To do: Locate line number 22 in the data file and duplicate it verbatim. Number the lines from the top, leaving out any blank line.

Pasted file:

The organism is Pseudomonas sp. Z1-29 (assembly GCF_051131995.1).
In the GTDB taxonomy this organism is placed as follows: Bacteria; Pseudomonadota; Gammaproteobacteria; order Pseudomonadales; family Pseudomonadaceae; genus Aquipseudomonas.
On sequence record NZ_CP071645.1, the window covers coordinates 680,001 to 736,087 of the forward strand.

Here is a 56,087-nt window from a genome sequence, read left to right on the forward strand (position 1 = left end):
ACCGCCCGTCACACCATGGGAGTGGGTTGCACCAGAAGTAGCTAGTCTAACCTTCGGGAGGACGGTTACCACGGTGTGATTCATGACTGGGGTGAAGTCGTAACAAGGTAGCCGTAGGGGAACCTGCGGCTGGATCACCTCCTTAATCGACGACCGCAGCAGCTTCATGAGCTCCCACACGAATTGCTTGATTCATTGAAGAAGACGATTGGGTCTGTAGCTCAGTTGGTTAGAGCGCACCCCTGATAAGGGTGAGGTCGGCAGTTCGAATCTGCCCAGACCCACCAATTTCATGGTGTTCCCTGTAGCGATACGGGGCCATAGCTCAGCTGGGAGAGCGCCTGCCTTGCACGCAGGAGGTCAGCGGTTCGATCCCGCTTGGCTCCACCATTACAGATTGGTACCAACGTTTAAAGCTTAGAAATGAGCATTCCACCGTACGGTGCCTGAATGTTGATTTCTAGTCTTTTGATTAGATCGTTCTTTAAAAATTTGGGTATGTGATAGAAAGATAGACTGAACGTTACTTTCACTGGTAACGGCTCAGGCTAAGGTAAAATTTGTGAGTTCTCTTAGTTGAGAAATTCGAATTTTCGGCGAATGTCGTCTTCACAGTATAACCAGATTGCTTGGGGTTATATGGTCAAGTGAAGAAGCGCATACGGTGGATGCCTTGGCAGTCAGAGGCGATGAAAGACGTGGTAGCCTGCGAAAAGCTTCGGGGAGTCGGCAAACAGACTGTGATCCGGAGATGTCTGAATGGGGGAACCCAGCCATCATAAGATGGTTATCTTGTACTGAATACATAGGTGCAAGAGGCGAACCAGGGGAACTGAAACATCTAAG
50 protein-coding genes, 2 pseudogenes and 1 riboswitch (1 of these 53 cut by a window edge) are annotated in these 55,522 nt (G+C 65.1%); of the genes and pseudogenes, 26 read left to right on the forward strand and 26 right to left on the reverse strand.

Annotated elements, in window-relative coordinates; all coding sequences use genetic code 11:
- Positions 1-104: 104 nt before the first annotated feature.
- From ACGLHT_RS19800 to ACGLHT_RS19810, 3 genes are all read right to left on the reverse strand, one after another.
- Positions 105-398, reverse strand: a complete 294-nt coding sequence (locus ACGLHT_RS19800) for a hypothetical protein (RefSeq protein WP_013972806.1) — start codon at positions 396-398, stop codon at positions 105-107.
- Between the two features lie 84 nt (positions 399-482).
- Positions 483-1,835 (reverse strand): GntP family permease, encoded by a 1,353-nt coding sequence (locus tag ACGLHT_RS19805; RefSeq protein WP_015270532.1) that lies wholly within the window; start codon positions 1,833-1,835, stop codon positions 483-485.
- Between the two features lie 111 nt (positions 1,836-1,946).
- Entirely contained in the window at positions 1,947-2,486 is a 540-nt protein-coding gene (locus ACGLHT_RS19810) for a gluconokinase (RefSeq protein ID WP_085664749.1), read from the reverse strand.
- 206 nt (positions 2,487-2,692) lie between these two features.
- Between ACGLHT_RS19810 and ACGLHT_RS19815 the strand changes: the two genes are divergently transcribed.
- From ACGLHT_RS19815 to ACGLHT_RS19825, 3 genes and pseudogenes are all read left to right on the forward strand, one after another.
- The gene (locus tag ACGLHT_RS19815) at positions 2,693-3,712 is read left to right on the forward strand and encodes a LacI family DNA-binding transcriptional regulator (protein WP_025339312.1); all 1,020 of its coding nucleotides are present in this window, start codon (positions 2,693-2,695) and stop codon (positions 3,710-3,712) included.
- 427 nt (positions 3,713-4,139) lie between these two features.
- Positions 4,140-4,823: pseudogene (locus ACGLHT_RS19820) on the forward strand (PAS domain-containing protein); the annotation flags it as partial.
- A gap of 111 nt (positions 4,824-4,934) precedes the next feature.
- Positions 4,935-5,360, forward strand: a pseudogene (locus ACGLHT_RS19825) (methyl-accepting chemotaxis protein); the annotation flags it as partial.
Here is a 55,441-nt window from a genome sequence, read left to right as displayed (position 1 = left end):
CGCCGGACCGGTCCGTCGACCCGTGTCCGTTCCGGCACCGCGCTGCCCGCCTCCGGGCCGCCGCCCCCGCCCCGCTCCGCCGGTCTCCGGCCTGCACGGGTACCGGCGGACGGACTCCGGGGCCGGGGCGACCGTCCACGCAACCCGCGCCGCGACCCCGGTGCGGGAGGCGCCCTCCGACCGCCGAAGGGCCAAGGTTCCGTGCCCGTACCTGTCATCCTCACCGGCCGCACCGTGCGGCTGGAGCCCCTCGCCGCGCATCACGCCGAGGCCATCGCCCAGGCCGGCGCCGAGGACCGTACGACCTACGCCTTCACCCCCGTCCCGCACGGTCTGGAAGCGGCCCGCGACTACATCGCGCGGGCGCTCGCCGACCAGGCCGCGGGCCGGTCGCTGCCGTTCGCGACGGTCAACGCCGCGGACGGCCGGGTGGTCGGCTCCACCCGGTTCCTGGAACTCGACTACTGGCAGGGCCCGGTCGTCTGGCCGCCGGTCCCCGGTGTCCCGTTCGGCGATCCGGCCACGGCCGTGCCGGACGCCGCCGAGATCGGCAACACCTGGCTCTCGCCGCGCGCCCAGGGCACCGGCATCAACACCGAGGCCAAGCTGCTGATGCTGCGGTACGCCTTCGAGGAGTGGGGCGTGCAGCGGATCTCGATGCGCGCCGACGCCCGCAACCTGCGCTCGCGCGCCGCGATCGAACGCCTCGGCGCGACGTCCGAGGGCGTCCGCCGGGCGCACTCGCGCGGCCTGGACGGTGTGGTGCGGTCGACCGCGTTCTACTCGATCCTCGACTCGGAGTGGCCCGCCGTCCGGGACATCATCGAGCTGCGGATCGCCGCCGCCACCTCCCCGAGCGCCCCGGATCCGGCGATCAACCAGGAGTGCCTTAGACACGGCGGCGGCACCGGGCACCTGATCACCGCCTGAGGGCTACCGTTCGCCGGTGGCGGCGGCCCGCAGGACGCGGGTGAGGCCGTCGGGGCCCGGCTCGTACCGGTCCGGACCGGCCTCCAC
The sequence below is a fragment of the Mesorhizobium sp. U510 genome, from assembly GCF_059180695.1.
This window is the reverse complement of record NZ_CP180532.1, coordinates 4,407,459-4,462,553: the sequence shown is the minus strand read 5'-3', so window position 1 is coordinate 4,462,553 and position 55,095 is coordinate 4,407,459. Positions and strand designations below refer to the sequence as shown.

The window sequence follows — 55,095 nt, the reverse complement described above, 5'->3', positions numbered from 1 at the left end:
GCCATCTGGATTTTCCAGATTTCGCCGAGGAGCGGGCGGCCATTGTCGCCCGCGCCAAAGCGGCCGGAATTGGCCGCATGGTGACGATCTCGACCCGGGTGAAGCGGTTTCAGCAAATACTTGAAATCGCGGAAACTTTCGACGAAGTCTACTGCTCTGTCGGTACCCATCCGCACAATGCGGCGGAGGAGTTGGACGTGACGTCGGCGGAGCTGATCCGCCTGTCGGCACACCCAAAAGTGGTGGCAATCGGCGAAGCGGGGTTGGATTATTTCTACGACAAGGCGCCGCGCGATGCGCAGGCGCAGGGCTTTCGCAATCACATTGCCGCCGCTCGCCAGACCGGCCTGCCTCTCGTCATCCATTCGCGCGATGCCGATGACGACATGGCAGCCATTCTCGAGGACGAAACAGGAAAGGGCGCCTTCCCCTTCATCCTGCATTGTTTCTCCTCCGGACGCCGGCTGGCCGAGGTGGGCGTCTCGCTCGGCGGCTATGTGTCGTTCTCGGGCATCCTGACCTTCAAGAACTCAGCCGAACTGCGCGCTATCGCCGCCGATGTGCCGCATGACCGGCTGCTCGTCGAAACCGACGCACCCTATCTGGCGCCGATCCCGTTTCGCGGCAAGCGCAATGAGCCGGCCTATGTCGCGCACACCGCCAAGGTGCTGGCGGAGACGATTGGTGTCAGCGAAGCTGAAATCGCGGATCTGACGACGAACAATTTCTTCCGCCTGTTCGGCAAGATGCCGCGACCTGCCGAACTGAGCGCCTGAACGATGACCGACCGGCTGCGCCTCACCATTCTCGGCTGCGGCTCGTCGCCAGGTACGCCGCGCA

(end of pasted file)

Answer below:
- Positions 4,935-5,360, forward strand: a pseudogene (locus ACGLHT_RS19825) (methyl-accepting chemotaxis protein); the annotation flags it as partial.